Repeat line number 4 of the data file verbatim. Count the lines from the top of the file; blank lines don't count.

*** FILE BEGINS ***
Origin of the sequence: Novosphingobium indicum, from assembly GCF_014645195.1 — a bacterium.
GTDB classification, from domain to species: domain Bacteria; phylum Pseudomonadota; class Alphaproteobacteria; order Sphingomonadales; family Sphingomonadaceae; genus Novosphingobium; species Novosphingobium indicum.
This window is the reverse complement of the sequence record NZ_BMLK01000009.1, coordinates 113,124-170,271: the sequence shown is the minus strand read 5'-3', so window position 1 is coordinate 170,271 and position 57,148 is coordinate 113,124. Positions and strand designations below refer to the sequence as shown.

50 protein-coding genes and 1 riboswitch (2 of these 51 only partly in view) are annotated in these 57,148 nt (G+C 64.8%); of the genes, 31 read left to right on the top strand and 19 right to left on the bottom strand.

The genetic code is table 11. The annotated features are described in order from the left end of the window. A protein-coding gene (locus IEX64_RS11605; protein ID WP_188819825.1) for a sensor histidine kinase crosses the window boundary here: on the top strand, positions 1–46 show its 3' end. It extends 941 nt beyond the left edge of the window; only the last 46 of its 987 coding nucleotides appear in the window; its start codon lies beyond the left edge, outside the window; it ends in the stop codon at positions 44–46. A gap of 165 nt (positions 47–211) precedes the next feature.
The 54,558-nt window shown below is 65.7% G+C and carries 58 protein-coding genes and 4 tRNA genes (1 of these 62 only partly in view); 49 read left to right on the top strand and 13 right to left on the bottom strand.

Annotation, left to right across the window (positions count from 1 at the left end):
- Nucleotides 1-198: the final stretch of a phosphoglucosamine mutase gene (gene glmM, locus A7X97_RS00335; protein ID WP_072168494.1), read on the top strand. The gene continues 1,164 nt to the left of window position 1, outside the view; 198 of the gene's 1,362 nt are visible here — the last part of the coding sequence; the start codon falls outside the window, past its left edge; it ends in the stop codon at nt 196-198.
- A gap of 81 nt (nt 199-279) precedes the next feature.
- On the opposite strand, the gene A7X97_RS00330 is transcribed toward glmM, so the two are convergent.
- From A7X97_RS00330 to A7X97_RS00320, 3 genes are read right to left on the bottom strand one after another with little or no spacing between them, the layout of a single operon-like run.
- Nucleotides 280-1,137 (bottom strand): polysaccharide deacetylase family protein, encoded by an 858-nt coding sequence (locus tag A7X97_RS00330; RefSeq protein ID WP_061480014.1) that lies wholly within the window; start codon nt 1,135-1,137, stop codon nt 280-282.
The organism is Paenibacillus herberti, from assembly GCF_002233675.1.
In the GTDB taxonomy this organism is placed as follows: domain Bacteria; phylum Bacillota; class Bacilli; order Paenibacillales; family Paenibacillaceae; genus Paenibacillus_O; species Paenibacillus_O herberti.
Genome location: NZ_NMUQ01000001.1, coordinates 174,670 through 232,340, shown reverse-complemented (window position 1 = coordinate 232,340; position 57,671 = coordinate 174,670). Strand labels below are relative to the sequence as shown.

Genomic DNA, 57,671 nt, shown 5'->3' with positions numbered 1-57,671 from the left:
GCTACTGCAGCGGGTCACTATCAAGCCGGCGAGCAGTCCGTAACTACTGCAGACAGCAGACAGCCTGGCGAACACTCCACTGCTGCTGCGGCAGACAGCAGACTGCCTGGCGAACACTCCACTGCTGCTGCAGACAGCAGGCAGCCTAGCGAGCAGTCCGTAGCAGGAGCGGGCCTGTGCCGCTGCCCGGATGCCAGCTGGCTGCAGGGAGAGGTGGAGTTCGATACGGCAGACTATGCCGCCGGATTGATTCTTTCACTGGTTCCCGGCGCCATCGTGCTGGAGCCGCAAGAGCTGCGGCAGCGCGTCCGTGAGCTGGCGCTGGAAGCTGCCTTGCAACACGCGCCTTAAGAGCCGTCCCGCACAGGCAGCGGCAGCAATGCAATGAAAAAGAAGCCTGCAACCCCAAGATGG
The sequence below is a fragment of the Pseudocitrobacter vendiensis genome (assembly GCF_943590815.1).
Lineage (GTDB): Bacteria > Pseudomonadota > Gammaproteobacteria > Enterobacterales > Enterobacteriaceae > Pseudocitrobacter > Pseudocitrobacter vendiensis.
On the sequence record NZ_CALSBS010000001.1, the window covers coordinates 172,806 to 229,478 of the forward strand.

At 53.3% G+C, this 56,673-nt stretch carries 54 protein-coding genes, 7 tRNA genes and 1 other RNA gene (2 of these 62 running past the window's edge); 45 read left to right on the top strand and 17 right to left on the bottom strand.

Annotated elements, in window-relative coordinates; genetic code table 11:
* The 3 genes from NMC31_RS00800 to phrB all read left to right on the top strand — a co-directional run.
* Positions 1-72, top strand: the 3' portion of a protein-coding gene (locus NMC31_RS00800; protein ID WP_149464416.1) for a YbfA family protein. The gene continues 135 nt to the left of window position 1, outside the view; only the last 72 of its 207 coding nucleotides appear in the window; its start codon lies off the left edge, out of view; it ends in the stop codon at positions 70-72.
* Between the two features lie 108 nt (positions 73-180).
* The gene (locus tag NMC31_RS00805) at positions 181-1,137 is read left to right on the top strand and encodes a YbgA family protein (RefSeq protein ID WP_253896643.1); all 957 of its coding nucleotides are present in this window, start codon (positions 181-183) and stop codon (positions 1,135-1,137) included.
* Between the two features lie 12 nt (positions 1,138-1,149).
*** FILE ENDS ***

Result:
50 protein-coding genes and 1 riboswitch (2 of these 51 only partly in view) are annotated in these 57,148 nt (G+C 64.8%); of the genes, 31 read left to right on the top strand and 19 right to left on the bottom strand.